Quite a few stories are narrative in style, imageries piling up, increasingly reflecting the complexity of perceptions. Chan clearly questions, “Has the world always been like this, both insane and chaotic, only he has not seen it as it actually is until now?” This is the theme of the book. Anguished ponderings on the chaos in our minds, purpose, and meaning of our lives, as we try to find a place as friends, lovers, and social beings.
The fragility of the aged, raciness of the illicit, achiness of nostalgia and aging bones, the darkness of lust, tender cares of motherhood, the inevitability of fading youth, travails of escapism, and troubled demons of haunted pasts – each story is woven to create an elaborate tapestry.
Book: A Million Things To Ask A Neuroscientist: The brain made easy Author: Mike Tranter Genre: Teens and Young Adult (13+), Non-Fiction, Science, Neuroscience Review Copy: Reedsy.com Also available at: Amazon.in When the first word in a book is as casual as OK, you wonder if it is of any merit. A quick walk intoContinue reading “Book Review: A Million Things To Ask A Neuroscientist”
The words flow, each better than the next, sometimes rhyming, sometimes like the churning of an ocean, thoughts dripping from every nook, every crevice. Each thought more relatable than the next, some philosophical, some mundane but the currents strong enough to wash you away.
Beautifully written stories, capturing the essence of myriad people and their worlds, each ending with a twist, oft with a message.
This week, I was on a fascinating journey in New Orleans of the 19th century, with a Creole girl and her Gift. The coming-of-age story of 15-year-old Gabrielle starts from a devastating flood in her hometown of Buras and ends in a New Orleans home.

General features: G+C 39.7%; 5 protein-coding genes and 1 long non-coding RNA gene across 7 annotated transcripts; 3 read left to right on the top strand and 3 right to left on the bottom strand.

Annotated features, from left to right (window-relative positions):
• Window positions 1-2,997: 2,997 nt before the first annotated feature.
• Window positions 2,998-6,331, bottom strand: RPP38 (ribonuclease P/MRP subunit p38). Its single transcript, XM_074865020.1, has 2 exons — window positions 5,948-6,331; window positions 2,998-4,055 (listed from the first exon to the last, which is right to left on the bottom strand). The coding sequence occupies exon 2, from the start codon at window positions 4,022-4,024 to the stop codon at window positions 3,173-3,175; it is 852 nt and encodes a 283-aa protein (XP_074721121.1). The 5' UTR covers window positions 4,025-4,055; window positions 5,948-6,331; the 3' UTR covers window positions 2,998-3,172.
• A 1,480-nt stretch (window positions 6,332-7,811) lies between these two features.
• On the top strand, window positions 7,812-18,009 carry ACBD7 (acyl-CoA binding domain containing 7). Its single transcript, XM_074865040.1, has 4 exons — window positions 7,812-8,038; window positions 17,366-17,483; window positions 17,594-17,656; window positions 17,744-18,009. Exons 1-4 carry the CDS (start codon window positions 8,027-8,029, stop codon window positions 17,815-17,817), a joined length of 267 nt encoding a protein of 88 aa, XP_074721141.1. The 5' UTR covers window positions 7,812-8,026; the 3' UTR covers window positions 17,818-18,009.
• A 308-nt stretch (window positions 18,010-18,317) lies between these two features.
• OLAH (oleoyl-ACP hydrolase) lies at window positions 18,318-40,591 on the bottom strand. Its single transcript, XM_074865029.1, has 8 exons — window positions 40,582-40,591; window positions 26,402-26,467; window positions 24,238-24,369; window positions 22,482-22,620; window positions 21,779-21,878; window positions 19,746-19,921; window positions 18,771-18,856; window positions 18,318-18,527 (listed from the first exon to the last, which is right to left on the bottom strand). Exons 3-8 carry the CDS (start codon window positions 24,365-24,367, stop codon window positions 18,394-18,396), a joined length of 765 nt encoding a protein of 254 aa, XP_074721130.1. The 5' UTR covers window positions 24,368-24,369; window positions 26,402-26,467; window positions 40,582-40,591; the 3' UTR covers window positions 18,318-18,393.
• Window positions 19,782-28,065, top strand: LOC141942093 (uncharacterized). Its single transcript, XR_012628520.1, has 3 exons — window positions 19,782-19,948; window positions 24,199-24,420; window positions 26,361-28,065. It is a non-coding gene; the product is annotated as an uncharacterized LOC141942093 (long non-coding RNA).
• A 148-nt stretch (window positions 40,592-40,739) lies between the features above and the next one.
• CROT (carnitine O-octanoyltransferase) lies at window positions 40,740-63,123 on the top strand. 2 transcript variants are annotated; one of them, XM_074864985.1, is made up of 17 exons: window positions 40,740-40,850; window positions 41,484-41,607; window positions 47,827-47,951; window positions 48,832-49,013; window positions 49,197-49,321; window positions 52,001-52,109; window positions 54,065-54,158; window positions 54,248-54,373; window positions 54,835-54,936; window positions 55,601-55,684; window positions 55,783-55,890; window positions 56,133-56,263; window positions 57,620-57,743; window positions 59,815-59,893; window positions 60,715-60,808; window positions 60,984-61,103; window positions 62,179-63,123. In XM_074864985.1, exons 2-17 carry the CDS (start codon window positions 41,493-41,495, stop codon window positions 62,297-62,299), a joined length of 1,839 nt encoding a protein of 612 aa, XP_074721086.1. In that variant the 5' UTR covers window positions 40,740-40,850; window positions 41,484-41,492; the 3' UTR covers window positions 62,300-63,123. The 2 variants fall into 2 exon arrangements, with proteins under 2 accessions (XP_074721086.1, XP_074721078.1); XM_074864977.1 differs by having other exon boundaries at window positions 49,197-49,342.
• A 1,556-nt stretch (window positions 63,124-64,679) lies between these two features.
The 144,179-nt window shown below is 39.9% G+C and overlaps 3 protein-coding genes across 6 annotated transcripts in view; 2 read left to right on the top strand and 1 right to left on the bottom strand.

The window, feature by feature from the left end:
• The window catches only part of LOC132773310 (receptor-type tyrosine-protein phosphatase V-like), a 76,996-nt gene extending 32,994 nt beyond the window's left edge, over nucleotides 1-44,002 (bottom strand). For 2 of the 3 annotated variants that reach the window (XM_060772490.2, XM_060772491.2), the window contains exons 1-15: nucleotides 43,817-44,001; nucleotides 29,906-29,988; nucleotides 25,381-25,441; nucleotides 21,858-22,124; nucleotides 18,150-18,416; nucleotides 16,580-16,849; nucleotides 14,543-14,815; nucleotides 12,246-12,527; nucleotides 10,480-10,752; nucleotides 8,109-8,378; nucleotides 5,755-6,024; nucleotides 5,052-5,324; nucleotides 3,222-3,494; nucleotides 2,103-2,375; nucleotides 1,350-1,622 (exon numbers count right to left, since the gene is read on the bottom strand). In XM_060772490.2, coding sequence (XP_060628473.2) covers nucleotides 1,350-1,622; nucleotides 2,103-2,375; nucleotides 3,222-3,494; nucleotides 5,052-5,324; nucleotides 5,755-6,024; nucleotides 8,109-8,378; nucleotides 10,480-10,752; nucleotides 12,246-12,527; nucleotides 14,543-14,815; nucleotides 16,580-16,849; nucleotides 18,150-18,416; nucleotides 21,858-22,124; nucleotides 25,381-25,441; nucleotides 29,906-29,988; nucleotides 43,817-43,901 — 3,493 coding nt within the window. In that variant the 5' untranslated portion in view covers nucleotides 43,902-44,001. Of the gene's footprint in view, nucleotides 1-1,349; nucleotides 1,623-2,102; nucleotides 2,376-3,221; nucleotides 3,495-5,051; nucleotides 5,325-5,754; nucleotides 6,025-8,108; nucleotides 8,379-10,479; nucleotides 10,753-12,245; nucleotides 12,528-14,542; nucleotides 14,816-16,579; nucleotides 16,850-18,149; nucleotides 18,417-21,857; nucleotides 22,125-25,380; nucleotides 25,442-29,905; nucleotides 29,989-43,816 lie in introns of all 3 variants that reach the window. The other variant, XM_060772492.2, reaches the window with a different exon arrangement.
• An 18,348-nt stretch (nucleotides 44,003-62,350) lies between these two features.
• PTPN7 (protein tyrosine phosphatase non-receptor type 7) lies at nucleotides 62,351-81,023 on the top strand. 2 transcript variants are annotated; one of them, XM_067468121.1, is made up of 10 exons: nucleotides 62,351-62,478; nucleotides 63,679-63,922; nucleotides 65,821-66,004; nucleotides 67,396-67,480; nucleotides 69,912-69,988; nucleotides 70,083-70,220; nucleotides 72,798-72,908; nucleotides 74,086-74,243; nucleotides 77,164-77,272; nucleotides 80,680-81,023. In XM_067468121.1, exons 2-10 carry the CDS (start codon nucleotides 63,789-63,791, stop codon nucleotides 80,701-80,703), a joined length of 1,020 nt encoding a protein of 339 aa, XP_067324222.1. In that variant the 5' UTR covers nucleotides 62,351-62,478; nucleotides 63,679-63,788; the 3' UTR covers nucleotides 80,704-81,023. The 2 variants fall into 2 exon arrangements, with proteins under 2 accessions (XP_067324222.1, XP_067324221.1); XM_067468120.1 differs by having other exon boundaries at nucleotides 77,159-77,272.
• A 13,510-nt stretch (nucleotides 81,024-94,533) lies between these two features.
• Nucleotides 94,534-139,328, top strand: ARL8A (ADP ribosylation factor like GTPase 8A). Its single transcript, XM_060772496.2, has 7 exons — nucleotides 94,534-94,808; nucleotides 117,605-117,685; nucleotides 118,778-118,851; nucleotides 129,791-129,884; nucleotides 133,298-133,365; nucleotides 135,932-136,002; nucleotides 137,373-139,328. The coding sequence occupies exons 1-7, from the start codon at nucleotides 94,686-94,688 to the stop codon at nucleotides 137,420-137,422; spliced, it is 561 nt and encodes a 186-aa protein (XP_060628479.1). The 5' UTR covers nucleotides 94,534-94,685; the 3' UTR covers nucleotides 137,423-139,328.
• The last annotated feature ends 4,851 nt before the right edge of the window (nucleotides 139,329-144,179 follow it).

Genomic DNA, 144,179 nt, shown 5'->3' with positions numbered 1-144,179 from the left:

Today, I started reading my first book on the Reedsy Discovery book review community. Reedsy is a British startup online author services firm promoting collaboration between authors and publishing freelancers in the self publishing industry. Discovery, puts a spotlight on the best works of the Independent (indie) publishing world — great books that are oftenContinue reading “Reedsy Discovery – A Platform for Indie Publishing”
The book has good font size, smooth language, and dives into anecdotes and information from history, art, and architecture. A great memory refresher for adults with a few new facts and a wonderful book to make the children interested in our rich history, monuments, and the wonders of ancient times! I recommend this book for 10 years and above readers and even as a bedtime read for younger children.
This is also highlihted in Susan Cain’s book, Quiet, where she says that modern boardrooms should leverage the strengths of introverts, including complex problem solving, deep thinking and strategizing. Interestingly, in the first few pages the author narrates an incident where the introvert had to do the hard-sell talk and negotiate. It is not that introverts cannot talk; it is not that they are shy; they are observant, they are unassuming, and they are great listeners.
Khushwant Singh observed, “Most men and women who deny God are to my knowledge more truthful, helpful, kinder and more considerate in their dealings with others that men of religion.” He was trying to probably say that lack of bigotry, fanaticism, and single-minded devotion to a God or a religion made people more open to accept the concepts of brotherhood and goodness of the human.